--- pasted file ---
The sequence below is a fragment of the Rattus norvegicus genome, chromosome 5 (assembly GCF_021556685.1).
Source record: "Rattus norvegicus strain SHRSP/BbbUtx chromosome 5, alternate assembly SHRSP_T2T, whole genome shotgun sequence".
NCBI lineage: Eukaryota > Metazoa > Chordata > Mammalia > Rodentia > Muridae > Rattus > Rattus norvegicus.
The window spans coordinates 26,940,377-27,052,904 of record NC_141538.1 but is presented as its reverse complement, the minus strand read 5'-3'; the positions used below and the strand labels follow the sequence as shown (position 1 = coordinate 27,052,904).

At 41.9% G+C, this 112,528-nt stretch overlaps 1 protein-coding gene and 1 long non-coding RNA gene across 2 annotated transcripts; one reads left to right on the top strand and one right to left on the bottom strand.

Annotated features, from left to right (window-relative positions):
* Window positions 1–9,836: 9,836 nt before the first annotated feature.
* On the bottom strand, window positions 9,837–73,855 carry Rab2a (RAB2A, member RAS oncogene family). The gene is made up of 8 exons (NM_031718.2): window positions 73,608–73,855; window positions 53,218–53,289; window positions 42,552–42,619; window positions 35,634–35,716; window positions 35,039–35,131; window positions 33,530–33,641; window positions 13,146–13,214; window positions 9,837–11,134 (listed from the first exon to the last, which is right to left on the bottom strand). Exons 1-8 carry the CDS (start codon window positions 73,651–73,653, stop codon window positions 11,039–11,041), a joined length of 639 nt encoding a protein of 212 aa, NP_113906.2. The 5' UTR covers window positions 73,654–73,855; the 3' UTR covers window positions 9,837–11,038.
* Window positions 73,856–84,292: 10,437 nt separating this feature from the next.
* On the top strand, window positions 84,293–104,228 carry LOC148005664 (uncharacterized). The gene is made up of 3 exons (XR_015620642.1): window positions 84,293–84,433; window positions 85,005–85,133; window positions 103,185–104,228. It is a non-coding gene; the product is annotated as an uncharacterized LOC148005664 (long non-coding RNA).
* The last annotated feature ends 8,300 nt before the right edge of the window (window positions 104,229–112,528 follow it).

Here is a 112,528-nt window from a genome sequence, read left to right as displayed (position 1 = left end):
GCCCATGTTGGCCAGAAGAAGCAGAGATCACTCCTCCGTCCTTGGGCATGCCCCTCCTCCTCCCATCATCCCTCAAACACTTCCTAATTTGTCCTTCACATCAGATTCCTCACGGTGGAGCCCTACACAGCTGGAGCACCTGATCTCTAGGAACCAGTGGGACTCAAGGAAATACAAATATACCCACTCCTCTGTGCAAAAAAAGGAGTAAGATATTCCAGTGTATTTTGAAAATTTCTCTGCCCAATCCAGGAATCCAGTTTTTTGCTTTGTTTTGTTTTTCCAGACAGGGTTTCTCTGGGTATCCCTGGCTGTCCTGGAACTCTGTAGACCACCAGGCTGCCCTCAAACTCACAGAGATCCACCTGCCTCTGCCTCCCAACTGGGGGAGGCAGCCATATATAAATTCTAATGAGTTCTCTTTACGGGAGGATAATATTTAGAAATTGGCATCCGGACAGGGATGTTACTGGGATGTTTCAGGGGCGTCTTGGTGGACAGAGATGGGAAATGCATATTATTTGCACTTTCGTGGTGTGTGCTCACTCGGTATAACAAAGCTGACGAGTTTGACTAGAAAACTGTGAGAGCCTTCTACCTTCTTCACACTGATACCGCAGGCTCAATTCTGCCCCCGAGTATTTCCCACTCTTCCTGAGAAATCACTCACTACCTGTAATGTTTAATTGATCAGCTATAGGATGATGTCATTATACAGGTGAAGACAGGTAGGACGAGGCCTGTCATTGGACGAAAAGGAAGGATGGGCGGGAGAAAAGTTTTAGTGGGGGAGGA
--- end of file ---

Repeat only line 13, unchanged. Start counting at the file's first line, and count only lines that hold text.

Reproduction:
GCCCATGTTGGCCAGAAGAAGCAGAGATCACTCCTCCGTCCTTGGGCATGCCCCTCCTCCTCCCATCATCCCTCAAACACTTCCTAATTTGTCCTTCACATCAGATTCCTCACGGTGGAGCCCTACACAGCTGGAGCACCTGATCTCTAGGAACCAGTGGGACTCAAGGAAATACAAATATACCCACTCCTCTGTGCAAAAAAAGGAGTAAGATATTCCAGTGTATTTTGAAAATTTCTCTGCCCAATCCAGGAATCCAGTTTTTTGCTTTGTTTTGTTTTTCCAGACAGGGTTTCTCTGGGTATCCCTGGCTGTCCTGGAACTCTGTAGACCACCAGGCTGCCCTCAAACTCACAGAGATCCACCTGCCTCTGCCTCCCAACTGGGGGAGGCAGCCATATATAAATTCTAATGAGTTCTCTTTACGGGAGGATAATATTTAGAAATTGGCATCCGGACAGGGATGTTACTGGGATGTTTCAGGGGCGTCTTGGTGGACAGAGATGGGAAATGCATATTATTTGCACTTTCGTGGTGTGTGCTCACTCGGTATAACAAAGCTGACGAGTTTGACTAGAAAACTGTGAGAGCCTTCTACCTTCTTCACACTGATACCGCAGGCTCAATTCTGCCCCCGAGTATTTCCCACTCTTCCTGAGAAATCACTCACTACCTGTAATGTTTAATTGATCAGCTATAGGATGATGTCATTATACAGGTGAAGACAGGTAGGACGAGGCCTGTCATTGGACGAAAAGGAAGGATGGGCGGGAGAAAAGTTTTAGTGGGGGAGGA